The low-rent spring break.

The city’s movers and shakers — correct that, the city’s movers and shakers with school-age children — are mostly gone this week, leaving the city in the hands of the junior varsity. It’s spring break, and around here, people don’t hang around waiting for the daffodils to make an appearance. They’re all on beaches throughout the warmer parts of the western hemisphere, with a few odd skiers out in Colorado. We, the thrifty and/or broke, look for less-expensive diversions to entertain our children on their holiday. Pensacola? No, Michigan City! Yes, Indiana!

My neighbor Deb and I packed up a cooler of snacks and set three car seats abreast, then headed north and west to the shores of Lake Michigan, for its lures of shopping (big outlet mall) and nature (Indiana Dunes National Lakeshore). Those traveling without kids might throw gambling (Blue Chip Casino) into the mix, but when we outlined our plan for visiting the casino — “You kids just sit here in the car, help yourself to some juice boxes and don’t talk to any security guards. Go to sleep when it gets dark and we’ll be out when we’re finished.” — amusingly enough the kids didn’t go for it. So we did the Gap Factory Outlet, Hammer’s Pasta and Pizza (avoid, fellow travelers!), the beach, the lighthouse and Mt. Baldy, a very big sand dune. As holidays go, it wasn’t a bad one. The kids kept the backseat bickering to a minimum and squealed very appealingly as they ran barefoot around the windy beaches. They enjoyed the diving duck we saw at the lighthouse pier and climbed Mt. Baldy with few complaints, which is more than you could say about the adults, who wheezed like cheap accordions by the halfway point. That is a HILL, I tell you. You stand at the bottom and say, “Oh hell, I could do that on crutches,” and then you start up, and you stop to breathe at the halfway point and say, “Well, we’re halfway there,” and then the second half is basically vertical, and it’s sand,which means one step up four steps back, but somehow you climb to the top and it’s worth it. Even with the NIPSCO cooling tower off there in the distance. It’s Lake Michigan. I’m a Midwestern girl, and the Great Lakes impress me.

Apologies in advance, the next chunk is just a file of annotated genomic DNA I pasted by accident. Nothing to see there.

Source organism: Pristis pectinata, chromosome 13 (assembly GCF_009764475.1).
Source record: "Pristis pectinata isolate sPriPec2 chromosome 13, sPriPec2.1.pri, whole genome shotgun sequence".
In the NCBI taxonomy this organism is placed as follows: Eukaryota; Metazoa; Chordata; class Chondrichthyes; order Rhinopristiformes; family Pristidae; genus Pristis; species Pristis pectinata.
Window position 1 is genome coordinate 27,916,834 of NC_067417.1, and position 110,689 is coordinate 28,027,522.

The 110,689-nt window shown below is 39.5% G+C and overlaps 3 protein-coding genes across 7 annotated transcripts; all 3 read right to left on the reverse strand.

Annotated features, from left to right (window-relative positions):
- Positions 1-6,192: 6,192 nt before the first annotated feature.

And then home. Not a bad day. Kate got four new dresses and a tankini out of the deal. How did I give birth to this girly-girl, who looks forward to summer not for the outdoor-recreation activities but because she can wear dresses every day? When we got home she put on a fashion show for her daddy, twirling around to show the action of the skirt. Work it, girl. She also loves her two-piece swimsuit, which she calls “a belly stick-out.”

Life’s funny wheel: I was in Michigan City with my friend and neighbor Deb. The city used to be home to my best friend, Deb. They have lots of other things in common. Strange coincidences.

The wonderful Jon Carroll is back from his monthlong vacation, and mentioned he’d spent part of it reading “Motherless Brooklyn,” by Jonathan Lethem, which I read last month, too. (I so love being in sync with my heroes.) Anyway, if you didn’t believe me when I said it was a good book, take the considered opinion of this San Francisco columnist: It purports to be a hard-boiled detective story, and it fulfills all the conventions of the genre, but it has a lot more on its mind than just solving murders.

The hero is Lionel Essrog, an orphan from Brooklyn who has Tourette’s syndrome. The book is told from his point of view, which allows Lethem to explore Tourette’s from the inside. Lionel’s obsessive wordplay works as both character revelation and subtext, a sort of involuntary Greek chorus of Freudian slips, illuminating the dark landscape like flashes of lightning.

Yeah, that’s about right.

And I’m pretty tired. Let’s conclude this little travelogue with a see-you-tomorrow. Upload. “Once and Again.” Snore.

Posted at 4:44 am in Ancient archives |

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